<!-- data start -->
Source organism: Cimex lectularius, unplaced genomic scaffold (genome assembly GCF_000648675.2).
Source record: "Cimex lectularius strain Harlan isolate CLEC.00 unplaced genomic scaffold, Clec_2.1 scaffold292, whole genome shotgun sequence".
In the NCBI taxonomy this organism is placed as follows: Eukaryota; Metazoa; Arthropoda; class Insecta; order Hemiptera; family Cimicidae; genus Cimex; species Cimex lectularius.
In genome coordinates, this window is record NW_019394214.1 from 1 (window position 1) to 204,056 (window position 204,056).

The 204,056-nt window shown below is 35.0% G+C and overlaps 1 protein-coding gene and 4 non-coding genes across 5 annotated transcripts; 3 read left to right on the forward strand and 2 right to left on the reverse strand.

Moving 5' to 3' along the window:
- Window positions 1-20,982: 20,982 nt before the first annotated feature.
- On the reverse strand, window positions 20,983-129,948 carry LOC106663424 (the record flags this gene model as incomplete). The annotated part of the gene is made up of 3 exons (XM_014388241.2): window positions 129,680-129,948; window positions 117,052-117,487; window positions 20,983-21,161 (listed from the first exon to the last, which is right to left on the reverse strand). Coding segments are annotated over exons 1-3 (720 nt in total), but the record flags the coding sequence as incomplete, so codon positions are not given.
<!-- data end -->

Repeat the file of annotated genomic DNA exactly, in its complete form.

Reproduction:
Source organism: Cimex lectularius, unplaced genomic scaffold (genome assembly GCF_000648675.2).
Source record: "Cimex lectularius strain Harlan isolate CLEC.00 unplaced genomic scaffold, Clec_2.1 scaffold292, whole genome shotgun sequence".
In the NCBI taxonomy this organism is placed as follows: Eukaryota; Metazoa; Arthropoda; class Insecta; order Hemiptera; family Cimicidae; genus Cimex; species Cimex lectularius.
In genome coordinates, this window is record NW_019394214.1 from 1 (window position 1) to 204,056 (window position 204,056).

The 204,056-nt window shown below is 35.0% G+C and overlaps 1 protein-coding gene and 4 non-coding genes across 5 annotated transcripts; 3 read left to right on the forward strand and 2 right to left on the reverse strand.

Moving 5' to 3' along the window:
- Window positions 1-20,982: 20,982 nt before the first annotated feature.
- On the reverse strand, window positions 20,983-129,948 carry LOC106663424 (the record flags this gene model as incomplete). The annotated part of the gene is made up of 3 exons (XM_014388241.2): window positions 129,680-129,948; window positions 117,052-117,487; window positions 20,983-21,161 (listed from the first exon to the last, which is right to left on the reverse strand). Coding segments are annotated over exons 1-3 (720 nt in total), but the record flags the coding sequence as incomplete, so codon positions are not given.